One action that is viral in movie-poker is “string-betting”. This is usually defined as a bet in multiple motions, or “going back and topping up”. It's not allowed in live poker-rooms, and is thankfully impossible in online rooms, but in the movies, it has the effect of adding to the suspense.
The baddy gets to push his chips over the line one at a time, and nobody says anything because he has a team of hairy apes with shot-guns.
This is a great poker scene, showing a bluff from the title character. This can be used to help your real life game, as players will tend towards a loud voice, aggressive movements and general bravado when they are bluffing/have weak holdings. Like an animal in the wild, they are trying to look big and scary because they know they are cornered, and vulnerable.
In opposition, when a player has a strong holding, they may try to look weak, and submissive. They want to encourage you to attack them, because they have a hidden weapon.
You will notice Luke's opponent is offered advice from a big guy standing behind him; this would not be allowed in a real poker room, so don't worry about your opponent's mates helping him call your bluffs! Unless you're already in a chain-gang prison, in which case, you're on your own.
A classic and famous line from a great poker movie is great advice for all players. “You only paid the looking price, lessons are extra.”
You may hear at live tables, or see in the chat box online, that some players are “experts”. They have a compulsion to explain to every other player why they are brilliant and everyone else is rubbish. They know not only the hand rankings, but also the probabilities involved in each hand, as if they were a poker calculator capable of pinpointing the strengths and weaknesses of each opponent.
It is never worth educating the fish. Make sure you are not the guy giving lessons for free at a poker table; it can be tempting to rant when a bad player gets lucky, but the best thing for your long term profit is to smile, tap the table and say “nice hand”.
If you are a new player, and find people's “expert” opinions intimidating at a poker table, remember Rip Torn in the Cincinnati Kid; if these players were really as good as they are claiming, wouldn't they know that lessons should cost extra? Don't be intimidated, it's most likely that these types do not know as much as they sound like they do.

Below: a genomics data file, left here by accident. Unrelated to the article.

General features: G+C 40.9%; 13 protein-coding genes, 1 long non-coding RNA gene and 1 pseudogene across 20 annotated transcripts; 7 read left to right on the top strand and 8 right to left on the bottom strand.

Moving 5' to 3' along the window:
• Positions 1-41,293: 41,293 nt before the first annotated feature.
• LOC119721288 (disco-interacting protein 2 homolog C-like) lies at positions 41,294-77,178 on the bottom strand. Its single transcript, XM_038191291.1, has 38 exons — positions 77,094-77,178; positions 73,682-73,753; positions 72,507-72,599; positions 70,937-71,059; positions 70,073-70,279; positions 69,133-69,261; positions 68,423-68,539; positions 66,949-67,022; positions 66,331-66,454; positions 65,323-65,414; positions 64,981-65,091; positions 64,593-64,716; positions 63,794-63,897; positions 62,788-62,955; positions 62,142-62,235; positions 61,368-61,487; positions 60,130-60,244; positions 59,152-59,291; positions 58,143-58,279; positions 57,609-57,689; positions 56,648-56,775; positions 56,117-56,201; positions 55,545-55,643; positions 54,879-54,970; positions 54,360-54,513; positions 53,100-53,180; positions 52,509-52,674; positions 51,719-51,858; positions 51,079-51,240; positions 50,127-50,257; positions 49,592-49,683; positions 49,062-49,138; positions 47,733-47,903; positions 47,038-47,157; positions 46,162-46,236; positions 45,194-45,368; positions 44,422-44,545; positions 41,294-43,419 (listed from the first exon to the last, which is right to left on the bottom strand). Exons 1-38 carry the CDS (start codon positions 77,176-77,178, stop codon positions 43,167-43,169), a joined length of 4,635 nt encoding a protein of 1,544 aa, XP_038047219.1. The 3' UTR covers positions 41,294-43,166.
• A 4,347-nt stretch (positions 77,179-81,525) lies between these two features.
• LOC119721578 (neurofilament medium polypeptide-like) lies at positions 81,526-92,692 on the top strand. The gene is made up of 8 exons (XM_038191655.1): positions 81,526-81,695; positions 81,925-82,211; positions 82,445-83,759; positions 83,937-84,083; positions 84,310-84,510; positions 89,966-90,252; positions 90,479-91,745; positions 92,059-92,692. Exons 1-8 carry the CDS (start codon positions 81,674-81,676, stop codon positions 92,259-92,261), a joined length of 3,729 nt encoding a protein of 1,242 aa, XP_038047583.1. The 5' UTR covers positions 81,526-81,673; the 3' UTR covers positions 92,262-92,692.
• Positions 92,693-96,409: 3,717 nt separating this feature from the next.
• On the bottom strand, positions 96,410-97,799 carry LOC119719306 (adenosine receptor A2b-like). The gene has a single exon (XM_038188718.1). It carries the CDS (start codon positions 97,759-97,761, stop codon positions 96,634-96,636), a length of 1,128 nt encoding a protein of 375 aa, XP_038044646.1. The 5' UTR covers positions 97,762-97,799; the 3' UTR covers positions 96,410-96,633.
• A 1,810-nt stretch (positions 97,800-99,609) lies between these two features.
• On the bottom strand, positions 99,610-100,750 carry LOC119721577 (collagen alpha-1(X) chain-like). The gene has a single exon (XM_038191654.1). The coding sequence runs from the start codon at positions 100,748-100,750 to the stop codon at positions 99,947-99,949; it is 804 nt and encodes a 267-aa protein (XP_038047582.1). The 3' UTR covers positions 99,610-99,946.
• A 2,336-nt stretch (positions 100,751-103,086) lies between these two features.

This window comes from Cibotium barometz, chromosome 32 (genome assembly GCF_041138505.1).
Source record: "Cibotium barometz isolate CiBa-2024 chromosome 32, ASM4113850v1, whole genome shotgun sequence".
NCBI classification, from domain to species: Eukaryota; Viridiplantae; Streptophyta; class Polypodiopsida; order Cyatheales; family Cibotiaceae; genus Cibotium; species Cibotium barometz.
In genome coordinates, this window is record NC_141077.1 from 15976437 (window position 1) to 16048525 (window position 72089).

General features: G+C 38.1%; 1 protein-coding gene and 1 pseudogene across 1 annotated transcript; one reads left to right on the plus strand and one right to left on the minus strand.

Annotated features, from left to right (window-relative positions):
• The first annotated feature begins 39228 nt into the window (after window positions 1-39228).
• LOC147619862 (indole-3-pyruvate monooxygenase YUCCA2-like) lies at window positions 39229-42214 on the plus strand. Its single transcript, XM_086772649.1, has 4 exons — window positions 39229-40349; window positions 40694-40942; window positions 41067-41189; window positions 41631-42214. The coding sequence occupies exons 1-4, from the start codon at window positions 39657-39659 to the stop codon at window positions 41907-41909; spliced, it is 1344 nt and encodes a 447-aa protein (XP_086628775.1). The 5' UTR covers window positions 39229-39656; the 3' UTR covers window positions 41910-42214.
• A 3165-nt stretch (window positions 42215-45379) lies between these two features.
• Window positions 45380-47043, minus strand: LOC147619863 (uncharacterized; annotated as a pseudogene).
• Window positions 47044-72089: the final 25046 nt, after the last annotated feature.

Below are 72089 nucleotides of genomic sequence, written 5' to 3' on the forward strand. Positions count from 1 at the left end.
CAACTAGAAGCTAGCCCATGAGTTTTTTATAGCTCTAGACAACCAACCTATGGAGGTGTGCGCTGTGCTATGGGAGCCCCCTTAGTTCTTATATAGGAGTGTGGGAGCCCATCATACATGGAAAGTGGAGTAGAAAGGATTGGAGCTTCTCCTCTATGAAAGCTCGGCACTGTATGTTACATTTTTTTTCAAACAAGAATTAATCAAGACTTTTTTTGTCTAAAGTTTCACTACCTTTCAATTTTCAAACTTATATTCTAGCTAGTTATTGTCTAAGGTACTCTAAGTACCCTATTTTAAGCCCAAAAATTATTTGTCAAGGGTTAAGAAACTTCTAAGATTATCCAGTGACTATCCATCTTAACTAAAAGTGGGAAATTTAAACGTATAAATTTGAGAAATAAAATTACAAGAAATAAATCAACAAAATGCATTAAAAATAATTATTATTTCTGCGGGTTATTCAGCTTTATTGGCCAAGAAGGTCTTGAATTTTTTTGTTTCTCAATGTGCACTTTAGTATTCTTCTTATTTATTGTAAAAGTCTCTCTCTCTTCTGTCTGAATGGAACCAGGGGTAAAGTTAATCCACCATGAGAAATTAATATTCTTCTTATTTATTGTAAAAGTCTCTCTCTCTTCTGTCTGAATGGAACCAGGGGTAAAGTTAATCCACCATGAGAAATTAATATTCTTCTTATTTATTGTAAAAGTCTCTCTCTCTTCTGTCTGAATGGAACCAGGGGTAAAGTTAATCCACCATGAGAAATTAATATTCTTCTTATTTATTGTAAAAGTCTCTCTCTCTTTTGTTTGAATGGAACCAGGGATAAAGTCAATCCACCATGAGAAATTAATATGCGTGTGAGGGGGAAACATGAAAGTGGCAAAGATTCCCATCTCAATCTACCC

In a poker scene that should not be shown to anyone's mum, this game is representative of the dark side of poker. There are two important and very real lessons to be learned from this movie poker moment.
Firstly, it is not a good idea to play unlicensed games in dark and dingy venues with scary gangsters, because there is just no need; if you want to play, the live and online poker scenes have never been healthier or more accessible.
Never play for more than you can afford. It is unnecessary as a live game can be found for around £20 in most casinos at least once a week, and the low-stakes online games are booming. No modern poker player needs to borrow £250k, from his opponent at the table; whatever your wallet size, there is a non-life threatening game for you somewhere, stay away from the guys with guns!
This scene is movie poker gone mad. There is string betting, speech-play in a multi-way pot and shootings; this is definitely not everyday poker.
What is comparable to real poker is that the two main characters are attempting to antagonise each other, bumping egos and bickering, resorting to the old favourite of “your mum” insults.
In the context of the movie, Johnny getting a bullet through his skull was no doubt inevitable, but did he really need to rub his opponent's face in the muck of his poker loss? This is not classy behaviour at a poker table.
Poker is a “gentleman's game”, and smugly pointing out to one's opponent that you are a much better player than him is not the done thing. It is worth making an effort not to be the guy who is an unbearable winner, not because you'll get shot if you don't, but because nobody wants to attack the “nice guy”, with guns, or with cards.
Never try to make another player feel bad about their skills; either they are worse than you, and you want them to return to the game, or they are better than you and you want to pick their brains.
It may be time for poker enthusiasts to look at movie hands with serious intent, with the aim of extracting the benefit that comes with analysing a 'real' poker hand. The movies have to make tweaks to real life; all movie goers are expected to suspend their disbelief for the length of a movie.
Faithful movie makers will always root their art in truth, so when it comes to poker in the movies, we players should not be so quick to dismiss the poker truths behind the scenes.
It is inarguable that poker hand analysis forces players to think about their own play, and if art truly mirrors life, maybe there is something to be learned from movie poker, even if it is covered head-to-toe in Hollywood glitter.
Kat Arnsby has worked in the UK casino industry for over a decade, starting as a trainee Roulette dealer and graduating to Poker Room Manager. She has played poker online and live for fifteen years and has a passion for introducing new players, believing that there is a poker game for everybody.
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Posted by Barry Carter